“Can you clarify what you mean by non-stop?”
We sat in a coffee shop, respective laptops open before us. I felt old and slow, sitting next to Nick Hollon’s lanky frame, which bristled with energy and focus.
He had emailed me, wanting to obtain some insight on tackling San Diego’s 100 peaks. He hadn’t realized that I had recently attended one of the Gut Check Fitness workouts which he had trained. I had returned from 3 years in Santa Barbara with a shaved head and a beard, looking nothing like my videos and previous selfies. It had been a great workout. I knew who he was, though. News of his exploits had gotten out, as we shared the same friends, mostly from Gut Check Fitness.
The most impressive of Nickademus Hollon’s exploits, to me, is his finishing the Barkley Marathons in 2013. Go ahead and Google it, I’ll wait. This race has bettered one the toughest people I know. Since it’s beginnings in 1986, there have only been 16 finishers. Nick is one of them. He also completed the Badwater Ultramarathon in 2009. At age 19. You can Google that one, too.
What information could I possibly give him on hiking 100 peaks in San Diego? After all, I started this blog in 2009 and still haven’t completed all 100 of them. I’ve only done 71 to date.
“How fast does a dedicated person typically complete the list?” he asked.
“Retired people can get them done in a year, but it varies widely. I’m still not done with all 100.” I answered.
“How about non-stop?” He asked.
This is about the time when I asked him to clarify what he meant by non-stop.
It turns out, he was making the entirety of San Diego County a giant endurance race. He wanted to summit all of the San Diego Chapter of the Sierra Club’s 100 Peaks List. Without stopping. Sure, he’d be supported, so he could do point-to-points. He’d be able to catch a few winks slumped in the back seat of a car that drove from one trailhead to another. But pretty much non-stop.
This is when I realized why he reached out to me. He knew how long I had stared at maps of San Diego County and dreamed. He knew how many hours I’d spent on the road in the early darkness, aiming for remote peaks few people visit. He knew how many miles I’d hiked, both on well-defined trails, as well as zig-zagging up desert hillsides, dodging cacti along the way. How do you scale that lengthy exploration into a non-stop ultra-marathon? I thought about it for a few seconds.
“Two weeks,” was my initial response. In my mind were the countless miles of cross-country desert peaks and driving on dirt roads around the county. Sure, some time could be shaved off for some of the drive-up peaks, like Boucher Hill and Palomar Mountain, but, glancing back to the map before us, what we called “The Villager Group” would take a large chunk of time, just by itself.
To be thorough, we started sifting through the peaks, and realized a lot of them could be grouped together in 24-hour increments. We went through every peak and thought about loops vs point-to-point. Having organized car support would be crucial, as well as communication while on the trail. Knowing his level of athleticism and drive, I shaved his time down to 7 days. One week, to drive and run all over the county and connect the dots of all the peaks.
“You’re awesome, Nick, a machine, but seriously, there are a lot of challenging desert miles with route-finding required. I don’t even know if 7 days is possible. But if anyone could do it, it’s you.”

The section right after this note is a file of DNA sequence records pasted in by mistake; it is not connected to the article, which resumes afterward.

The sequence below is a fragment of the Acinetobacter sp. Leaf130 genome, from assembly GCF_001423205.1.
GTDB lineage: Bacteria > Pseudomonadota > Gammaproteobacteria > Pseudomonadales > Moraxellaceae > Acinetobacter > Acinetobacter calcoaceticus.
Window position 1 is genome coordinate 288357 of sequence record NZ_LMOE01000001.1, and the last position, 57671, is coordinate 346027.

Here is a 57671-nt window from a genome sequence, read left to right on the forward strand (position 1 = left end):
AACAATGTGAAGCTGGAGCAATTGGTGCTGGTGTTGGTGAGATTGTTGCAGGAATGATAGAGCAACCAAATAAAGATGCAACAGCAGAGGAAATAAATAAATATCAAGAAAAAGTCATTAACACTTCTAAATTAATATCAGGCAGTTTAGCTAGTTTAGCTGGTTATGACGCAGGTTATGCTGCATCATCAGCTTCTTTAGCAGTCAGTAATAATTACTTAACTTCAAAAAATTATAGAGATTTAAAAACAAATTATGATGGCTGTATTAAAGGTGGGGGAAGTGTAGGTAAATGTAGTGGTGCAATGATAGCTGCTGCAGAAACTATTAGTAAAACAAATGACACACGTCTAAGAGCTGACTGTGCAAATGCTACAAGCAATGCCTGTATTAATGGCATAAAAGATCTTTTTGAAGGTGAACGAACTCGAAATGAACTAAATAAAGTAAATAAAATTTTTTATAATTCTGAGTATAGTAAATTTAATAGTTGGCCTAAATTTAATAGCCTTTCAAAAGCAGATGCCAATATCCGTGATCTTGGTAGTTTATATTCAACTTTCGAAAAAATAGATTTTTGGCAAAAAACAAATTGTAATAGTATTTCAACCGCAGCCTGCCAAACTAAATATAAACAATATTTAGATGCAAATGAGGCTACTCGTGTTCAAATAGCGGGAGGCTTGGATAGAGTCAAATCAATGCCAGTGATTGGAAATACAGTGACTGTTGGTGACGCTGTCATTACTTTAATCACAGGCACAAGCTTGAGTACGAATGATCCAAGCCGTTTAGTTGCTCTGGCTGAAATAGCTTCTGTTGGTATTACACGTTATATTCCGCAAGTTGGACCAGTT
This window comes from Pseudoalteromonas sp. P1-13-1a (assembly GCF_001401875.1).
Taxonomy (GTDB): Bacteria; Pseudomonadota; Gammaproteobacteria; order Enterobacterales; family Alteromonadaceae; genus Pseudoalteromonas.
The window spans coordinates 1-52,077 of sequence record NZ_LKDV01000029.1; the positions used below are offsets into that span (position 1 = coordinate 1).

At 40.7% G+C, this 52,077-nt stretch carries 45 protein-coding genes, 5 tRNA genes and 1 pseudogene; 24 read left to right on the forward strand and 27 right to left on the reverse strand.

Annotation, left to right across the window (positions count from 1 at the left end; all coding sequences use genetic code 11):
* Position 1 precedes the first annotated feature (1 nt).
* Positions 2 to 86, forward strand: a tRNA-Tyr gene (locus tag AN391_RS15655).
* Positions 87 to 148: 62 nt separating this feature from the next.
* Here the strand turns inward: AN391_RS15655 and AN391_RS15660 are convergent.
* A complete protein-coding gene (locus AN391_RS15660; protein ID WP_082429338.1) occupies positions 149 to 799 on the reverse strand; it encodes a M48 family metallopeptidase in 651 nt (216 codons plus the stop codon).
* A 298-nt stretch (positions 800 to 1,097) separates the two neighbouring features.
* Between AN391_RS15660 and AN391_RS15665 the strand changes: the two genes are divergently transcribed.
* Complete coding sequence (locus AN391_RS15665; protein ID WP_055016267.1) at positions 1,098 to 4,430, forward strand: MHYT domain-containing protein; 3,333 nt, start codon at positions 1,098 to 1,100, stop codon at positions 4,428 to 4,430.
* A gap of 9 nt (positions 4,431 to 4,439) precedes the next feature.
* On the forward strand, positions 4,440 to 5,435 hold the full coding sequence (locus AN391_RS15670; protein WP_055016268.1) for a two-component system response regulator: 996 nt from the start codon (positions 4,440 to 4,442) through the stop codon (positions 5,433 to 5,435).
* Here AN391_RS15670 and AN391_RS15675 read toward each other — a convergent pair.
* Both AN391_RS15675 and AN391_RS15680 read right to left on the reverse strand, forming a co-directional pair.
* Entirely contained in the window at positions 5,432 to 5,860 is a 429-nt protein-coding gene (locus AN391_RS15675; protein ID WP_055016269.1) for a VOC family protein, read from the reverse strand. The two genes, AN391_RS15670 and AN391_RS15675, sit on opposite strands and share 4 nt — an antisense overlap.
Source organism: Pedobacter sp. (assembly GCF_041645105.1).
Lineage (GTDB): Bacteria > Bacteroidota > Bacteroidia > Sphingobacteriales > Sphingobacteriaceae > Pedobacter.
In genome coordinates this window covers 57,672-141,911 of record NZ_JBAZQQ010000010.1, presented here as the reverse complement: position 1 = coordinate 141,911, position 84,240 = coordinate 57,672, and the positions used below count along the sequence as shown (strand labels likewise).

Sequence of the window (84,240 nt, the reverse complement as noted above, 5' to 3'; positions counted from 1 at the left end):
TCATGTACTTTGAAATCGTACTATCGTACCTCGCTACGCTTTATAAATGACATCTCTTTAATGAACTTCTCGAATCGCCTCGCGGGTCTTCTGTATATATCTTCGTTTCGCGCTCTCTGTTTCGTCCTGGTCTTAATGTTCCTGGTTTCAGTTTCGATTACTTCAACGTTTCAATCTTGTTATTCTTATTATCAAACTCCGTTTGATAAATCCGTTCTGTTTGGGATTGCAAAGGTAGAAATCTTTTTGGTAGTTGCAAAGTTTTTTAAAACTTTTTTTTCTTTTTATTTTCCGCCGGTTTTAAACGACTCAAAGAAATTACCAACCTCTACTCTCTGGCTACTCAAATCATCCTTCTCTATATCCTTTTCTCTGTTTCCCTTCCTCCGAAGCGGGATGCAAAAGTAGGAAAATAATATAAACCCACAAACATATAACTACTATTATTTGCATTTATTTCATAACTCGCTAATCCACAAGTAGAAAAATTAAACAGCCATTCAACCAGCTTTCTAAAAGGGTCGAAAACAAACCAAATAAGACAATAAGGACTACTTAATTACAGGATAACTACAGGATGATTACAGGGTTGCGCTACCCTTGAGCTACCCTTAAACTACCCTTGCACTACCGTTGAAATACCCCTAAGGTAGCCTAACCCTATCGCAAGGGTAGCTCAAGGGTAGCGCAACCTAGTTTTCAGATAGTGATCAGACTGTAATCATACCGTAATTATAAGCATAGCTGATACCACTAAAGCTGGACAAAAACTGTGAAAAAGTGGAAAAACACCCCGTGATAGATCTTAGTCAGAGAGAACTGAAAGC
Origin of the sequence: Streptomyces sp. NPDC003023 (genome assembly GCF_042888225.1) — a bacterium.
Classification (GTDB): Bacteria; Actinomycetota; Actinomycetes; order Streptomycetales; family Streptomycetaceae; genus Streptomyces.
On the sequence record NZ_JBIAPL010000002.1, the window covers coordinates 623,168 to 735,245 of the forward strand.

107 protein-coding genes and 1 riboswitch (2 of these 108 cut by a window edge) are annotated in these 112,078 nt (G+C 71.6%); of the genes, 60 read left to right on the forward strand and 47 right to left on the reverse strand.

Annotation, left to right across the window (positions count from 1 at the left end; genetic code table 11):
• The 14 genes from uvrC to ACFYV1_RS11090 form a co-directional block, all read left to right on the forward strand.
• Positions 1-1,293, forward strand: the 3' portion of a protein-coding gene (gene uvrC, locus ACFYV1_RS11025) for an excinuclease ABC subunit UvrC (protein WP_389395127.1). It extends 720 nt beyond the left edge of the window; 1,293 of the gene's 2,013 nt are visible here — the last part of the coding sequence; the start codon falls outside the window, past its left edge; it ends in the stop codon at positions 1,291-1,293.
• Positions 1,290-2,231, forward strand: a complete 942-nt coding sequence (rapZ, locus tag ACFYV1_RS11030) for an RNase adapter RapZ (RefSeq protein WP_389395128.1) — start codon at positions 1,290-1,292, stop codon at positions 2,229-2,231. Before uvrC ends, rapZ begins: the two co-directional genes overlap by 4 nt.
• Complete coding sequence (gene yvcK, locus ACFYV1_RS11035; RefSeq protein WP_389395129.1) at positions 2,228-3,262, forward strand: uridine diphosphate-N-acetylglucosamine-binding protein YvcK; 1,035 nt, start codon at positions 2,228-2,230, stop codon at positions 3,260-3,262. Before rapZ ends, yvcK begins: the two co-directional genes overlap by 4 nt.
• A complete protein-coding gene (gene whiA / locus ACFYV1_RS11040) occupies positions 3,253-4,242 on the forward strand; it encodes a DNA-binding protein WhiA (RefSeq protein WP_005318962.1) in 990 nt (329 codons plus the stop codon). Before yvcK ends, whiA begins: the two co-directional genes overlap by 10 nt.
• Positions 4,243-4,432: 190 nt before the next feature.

And that’s how we left it. A list of 100 peaks, broken up into 7 days of running.
We corresponded online for a while, until I saw his post on the Team Inov 8 blog. He wanted to do 100 peaks in 100 hours. I did the math. In just over 4 days, they wanted to do what I thought would be pretty challenging in 7 days.
He has paired up with Mike Trevino, another tremendous endurance athlete, who finished second in the Race Across America in 2004. They’ve added up some numbers. It would be 408 miles and 180,000′ feet of elevation gain. And loss.
Nick said it himself in his blog post about the 100 in 100, “Even on flat ground, that would be an accomplishment.” I completely agree.
I think about Leor Pantilat’s Supported John Muir Trail Fastest Known Time in 2014, in which he did 223 miles in just under 80 hours. Sure, the elevation was higher, but that was all on trail. The John Muir trail is very well-defined, but the route to Rosa Benchmark or Mile High in Anza-Borrego won’t be so easy. Leor averaged under 3 miles an hour, and came up with a record. Mike and Nick would have to average 4 miles an hour over cross-country desert routes.
If anyone could do 100 peaks in 100 hours, it would be Nick and Mike. In the post I mention above, Nick and Mike reference “roughly” 100 hours, which gives them some wiggle room, and they won’t be counting drive time. But still.
What we called the Villager Group would likely take most of a day. And that’s just 5 out of 100 peaks. Then there’s the San Ysidro Mountains, which contain 10 of the peaks, but the terrain is completely unforgiving.
Whatever the outcome to their endeavor, I will no doubt be impressed at what they will accomplish.
What is also pretty cool is that their attempt at 100 peaks in 100 hours is designed to raise awareness for an organization called Nutrition Science Initiative, which, according to their site, “is to reduce the individual, social, and economic costs of obesity, diabetes, and their related diseases by improving the quality of science in nutrition and obesity research.” I can get behind this.
They are still working out some of the details, such as logistics and how to donate. For now, the best place to get information is their 100 in 100 website.
Raising awareness of the San Diego’s 100 peak list, going after a crazy feat of human endurance, as well as getting exposure and support for scientific research? I’m hooked. I’ll help any way I can.
I wish them the best.